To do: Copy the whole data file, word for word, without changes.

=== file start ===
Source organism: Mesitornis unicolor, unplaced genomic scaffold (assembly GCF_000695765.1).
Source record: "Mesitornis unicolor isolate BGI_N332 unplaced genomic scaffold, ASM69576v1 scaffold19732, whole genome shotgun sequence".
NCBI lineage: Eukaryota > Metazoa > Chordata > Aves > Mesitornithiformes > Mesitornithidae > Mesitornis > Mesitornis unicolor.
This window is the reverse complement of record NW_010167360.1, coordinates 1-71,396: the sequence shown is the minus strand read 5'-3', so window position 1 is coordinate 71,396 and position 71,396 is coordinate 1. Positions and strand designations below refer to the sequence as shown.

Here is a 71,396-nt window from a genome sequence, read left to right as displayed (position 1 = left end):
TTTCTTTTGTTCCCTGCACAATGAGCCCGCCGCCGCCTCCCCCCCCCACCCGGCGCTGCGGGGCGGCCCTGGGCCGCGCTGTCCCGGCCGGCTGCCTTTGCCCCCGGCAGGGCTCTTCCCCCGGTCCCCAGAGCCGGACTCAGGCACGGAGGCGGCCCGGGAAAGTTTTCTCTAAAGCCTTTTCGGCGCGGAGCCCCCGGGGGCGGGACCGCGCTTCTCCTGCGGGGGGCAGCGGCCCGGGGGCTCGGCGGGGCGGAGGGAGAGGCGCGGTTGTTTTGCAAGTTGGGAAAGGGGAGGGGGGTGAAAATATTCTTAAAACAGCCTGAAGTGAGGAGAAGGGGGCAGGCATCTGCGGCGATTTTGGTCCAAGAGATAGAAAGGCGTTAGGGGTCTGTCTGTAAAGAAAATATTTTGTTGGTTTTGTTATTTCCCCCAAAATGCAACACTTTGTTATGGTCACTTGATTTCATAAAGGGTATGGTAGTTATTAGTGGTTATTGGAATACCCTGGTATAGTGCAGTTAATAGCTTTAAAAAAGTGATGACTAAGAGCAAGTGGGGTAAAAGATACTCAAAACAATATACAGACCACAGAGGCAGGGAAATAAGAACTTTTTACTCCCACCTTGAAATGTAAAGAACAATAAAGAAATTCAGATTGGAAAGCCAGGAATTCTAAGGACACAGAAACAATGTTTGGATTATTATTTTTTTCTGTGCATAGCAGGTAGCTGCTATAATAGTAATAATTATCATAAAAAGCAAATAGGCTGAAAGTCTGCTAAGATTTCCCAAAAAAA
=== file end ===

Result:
Source organism: Mesitornis unicolor, unplaced genomic scaffold (assembly GCF_000695765.1).
Source record: "Mesitornis unicolor isolate BGI_N332 unplaced genomic scaffold, ASM69576v1 scaffold19732, whole genome shotgun sequence".
NCBI lineage: Eukaryota > Metazoa > Chordata > Aves > Mesitornithiformes > Mesitornithidae > Mesitornis > Mesitornis unicolor.
This window is the reverse complement of record NW_010167360.1, coordinates 1-71,396: the sequence shown is the minus strand read 5'-3', so window position 1 is coordinate 71,396 and position 71,396 is coordinate 1. Positions and strand designations below refer to the sequence as shown.

Here is a 71,396-nt window from a genome sequence, read left to right as displayed (position 1 = left end):
TTTCTTTTGTTCCCTGCACAATGAGCCCGCCGCCGCCTCCCCCCCCCACCCGGCGCTGCGGGGCGGCCCTGGGCCGCGCTGTCCCGGCCGGCTGCCTTTGCCCCCGGCAGGGCTCTTCCCCCGGTCCCCAGAGCCGGACTCAGGCACGGAGGCGGCCCGGGAAAGTTTTCTCTAAAGCCTTTTCGGCGCGGAGCCCCCGGGGGCGGGACCGCGCTTCTCCTGCGGGGGGCAGCGGCCCGGGGGCTCGGCGGGGCGGAGGGAGAGGCGCGGTTGTTTTGCAAGTTGGGAAAGGGGAGGGGGGTGAAAATATTCTTAAAACAGCCTGAAGTGAGGAGAAGGGGGCAGGCATCTGCGGCGATTTTGGTCCAAGAGATAGAAAGGCGTTAGGGGTCTGTCTGTAAAGAAAATATTTTGTTGGTTTTGTTATTTCCCCCAAAATGCAACACTTTGTTATGGTCACTTGATTTCATAAAGGGTATGGTAGTTATTAGTGGTTATTGGAATACCCTGGTATAGTGCAGTTAATAGCTTTAAAAAAGTGATGACTAAGAGCAAGTGGGGTAAAAGATACTCAAAACAATATACAGACCACAGAGGCAGGGAAATAAGAACTTTTTACTCCCACCTTGAAATGTAAAGAACAATAAAGAAATTCAGATTGGAAAGCCAGGAATTCTAAGGACACAGAAACAATGTTTGGATTATTATTTTTTTCTGTGCATAGCAGGTAGCTGCTATAATAGTAATAATTATCATAAAAAGCAAATAGGCTGAAAGTCTGCTAAGATTTCCCAAAAAAA